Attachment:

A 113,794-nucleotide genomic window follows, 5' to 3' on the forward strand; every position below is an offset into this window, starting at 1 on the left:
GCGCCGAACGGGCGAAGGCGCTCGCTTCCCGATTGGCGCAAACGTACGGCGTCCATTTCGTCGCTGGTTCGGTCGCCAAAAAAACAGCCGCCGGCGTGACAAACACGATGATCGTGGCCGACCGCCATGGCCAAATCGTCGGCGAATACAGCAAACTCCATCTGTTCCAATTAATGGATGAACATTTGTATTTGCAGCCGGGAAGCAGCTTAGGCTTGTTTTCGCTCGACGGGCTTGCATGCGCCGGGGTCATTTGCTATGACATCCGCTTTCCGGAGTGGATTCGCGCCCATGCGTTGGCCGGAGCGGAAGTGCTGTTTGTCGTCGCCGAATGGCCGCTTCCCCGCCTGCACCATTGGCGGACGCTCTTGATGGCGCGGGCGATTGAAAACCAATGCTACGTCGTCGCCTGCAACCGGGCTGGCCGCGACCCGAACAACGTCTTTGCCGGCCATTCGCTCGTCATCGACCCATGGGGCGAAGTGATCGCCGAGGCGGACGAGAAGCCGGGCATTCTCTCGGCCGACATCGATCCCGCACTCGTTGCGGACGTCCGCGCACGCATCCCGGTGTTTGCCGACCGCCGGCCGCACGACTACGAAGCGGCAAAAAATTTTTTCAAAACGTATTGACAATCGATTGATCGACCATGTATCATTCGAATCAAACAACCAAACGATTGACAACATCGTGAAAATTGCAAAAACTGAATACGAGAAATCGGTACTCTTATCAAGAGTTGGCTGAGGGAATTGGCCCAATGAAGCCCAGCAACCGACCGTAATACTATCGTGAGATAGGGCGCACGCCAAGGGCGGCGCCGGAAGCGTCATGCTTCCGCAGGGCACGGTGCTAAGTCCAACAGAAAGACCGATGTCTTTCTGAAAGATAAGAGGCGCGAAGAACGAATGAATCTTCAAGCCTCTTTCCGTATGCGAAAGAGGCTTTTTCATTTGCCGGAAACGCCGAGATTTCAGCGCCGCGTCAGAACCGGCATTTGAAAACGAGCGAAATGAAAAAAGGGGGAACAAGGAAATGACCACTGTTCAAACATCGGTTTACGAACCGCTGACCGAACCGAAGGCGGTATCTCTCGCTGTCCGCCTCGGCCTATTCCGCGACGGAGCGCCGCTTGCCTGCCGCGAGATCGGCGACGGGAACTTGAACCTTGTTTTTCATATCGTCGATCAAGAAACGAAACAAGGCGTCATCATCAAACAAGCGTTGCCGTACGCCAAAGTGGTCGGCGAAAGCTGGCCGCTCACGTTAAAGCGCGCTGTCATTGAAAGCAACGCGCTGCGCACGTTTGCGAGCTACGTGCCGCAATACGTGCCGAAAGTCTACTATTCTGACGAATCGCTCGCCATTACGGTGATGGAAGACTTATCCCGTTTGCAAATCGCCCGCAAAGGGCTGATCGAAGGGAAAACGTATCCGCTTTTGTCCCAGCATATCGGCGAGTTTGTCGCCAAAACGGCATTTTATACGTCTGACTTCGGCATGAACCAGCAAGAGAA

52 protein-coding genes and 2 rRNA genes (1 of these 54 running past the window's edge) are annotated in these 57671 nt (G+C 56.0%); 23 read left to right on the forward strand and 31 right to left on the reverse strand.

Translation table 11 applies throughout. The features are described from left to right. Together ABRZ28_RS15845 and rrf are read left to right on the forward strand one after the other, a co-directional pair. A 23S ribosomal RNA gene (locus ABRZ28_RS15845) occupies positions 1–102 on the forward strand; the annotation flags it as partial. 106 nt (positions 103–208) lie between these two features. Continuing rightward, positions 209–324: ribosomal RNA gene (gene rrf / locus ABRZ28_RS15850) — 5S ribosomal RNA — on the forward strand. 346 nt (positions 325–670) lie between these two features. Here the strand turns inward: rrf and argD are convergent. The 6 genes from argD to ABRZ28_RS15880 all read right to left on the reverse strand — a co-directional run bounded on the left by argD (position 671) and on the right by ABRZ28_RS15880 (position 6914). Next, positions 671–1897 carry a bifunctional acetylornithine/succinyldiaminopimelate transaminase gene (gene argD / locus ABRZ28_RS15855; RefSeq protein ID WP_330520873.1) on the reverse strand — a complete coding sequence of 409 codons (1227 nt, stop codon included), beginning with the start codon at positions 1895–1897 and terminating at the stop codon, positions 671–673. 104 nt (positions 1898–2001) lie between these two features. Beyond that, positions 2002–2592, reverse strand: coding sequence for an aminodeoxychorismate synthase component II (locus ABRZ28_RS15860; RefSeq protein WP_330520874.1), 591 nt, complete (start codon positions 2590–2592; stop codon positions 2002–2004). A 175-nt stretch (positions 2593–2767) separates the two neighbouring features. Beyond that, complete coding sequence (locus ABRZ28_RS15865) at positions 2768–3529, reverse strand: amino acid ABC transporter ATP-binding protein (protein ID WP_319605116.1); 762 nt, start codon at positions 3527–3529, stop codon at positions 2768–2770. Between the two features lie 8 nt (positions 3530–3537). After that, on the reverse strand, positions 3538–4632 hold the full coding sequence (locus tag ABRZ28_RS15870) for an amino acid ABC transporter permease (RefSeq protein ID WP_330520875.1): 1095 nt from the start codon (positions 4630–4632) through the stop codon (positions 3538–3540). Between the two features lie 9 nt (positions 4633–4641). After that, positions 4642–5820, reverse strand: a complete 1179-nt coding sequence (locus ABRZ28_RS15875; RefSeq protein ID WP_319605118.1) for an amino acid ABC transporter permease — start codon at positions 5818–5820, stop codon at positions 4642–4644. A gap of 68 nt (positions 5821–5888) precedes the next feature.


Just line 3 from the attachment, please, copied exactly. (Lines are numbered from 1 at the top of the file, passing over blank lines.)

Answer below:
52 protein-coding genes and 2 rRNA genes (1 of these 54 running past the window's edge) are annotated in these 57671 nt (G+C 56.0%); 23 read left to right on the forward strand and 31 right to left on the reverse strand.